This illegal big spending war machine is a money hole which brings on projects such as a billion dollar luxury american embassy in war zone Irag. No such embassy had ever been built ever..... 600 rooms,dining,hair salons,swimming etc etc.

50 or more USA military bases in Iraq alone.... hmmmmmm maybe never leaving Iraq = constant conflict = never ending war spending!!!

It brings on a bogus multi billion dollar"virtual fence" on the southern border that had never been tried and proven.

This war brings on thousands upon thousands upon thousands of disabled vets that will require tax dollar pay for them and their families that which might include college educations for them and their dependents( the hidden costs) = 5 trillion dollars or more over the course of an estimated 50 years of tax dollar support. Medical care is part of this package.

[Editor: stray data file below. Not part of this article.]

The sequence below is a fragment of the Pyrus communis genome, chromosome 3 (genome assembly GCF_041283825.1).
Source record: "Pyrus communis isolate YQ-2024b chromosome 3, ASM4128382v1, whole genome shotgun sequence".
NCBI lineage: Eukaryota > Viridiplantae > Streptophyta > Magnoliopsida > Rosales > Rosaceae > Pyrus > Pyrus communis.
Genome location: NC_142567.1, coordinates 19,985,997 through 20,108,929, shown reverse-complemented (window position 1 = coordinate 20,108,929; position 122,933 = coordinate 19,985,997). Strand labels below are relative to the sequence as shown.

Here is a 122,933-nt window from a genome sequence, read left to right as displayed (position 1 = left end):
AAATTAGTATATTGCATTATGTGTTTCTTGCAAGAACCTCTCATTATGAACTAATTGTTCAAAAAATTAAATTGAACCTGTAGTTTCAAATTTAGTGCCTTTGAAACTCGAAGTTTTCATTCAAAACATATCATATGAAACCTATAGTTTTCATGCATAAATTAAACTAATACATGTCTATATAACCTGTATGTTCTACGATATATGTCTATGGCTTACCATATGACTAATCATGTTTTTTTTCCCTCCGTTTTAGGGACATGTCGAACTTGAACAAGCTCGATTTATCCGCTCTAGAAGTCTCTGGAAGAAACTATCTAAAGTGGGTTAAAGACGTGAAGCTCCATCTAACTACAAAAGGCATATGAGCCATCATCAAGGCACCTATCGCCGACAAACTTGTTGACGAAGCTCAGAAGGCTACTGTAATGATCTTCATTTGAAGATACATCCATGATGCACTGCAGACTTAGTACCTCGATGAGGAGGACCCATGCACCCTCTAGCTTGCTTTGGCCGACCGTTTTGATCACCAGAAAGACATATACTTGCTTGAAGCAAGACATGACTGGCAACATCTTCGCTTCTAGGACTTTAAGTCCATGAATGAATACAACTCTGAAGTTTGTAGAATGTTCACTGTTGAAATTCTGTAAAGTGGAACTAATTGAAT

0

tom_bodett 4 years ago

Wow....let the rediculous conspiracy theories roll! Perhaps the wind turbines actually do interfere with the air forces radar systems. Probably want the air force folks to be able to detect incoming missiles and aircraft. I know you people want us all to be able to hold hands and sing songs together. The reality is that people in other countries want to kill us. So like it or not we do need a military, an air force, and radar. So go whine about something else, and don't forget to put the hash pipe down once in a while and take a shower.

0

independant1 4 years ago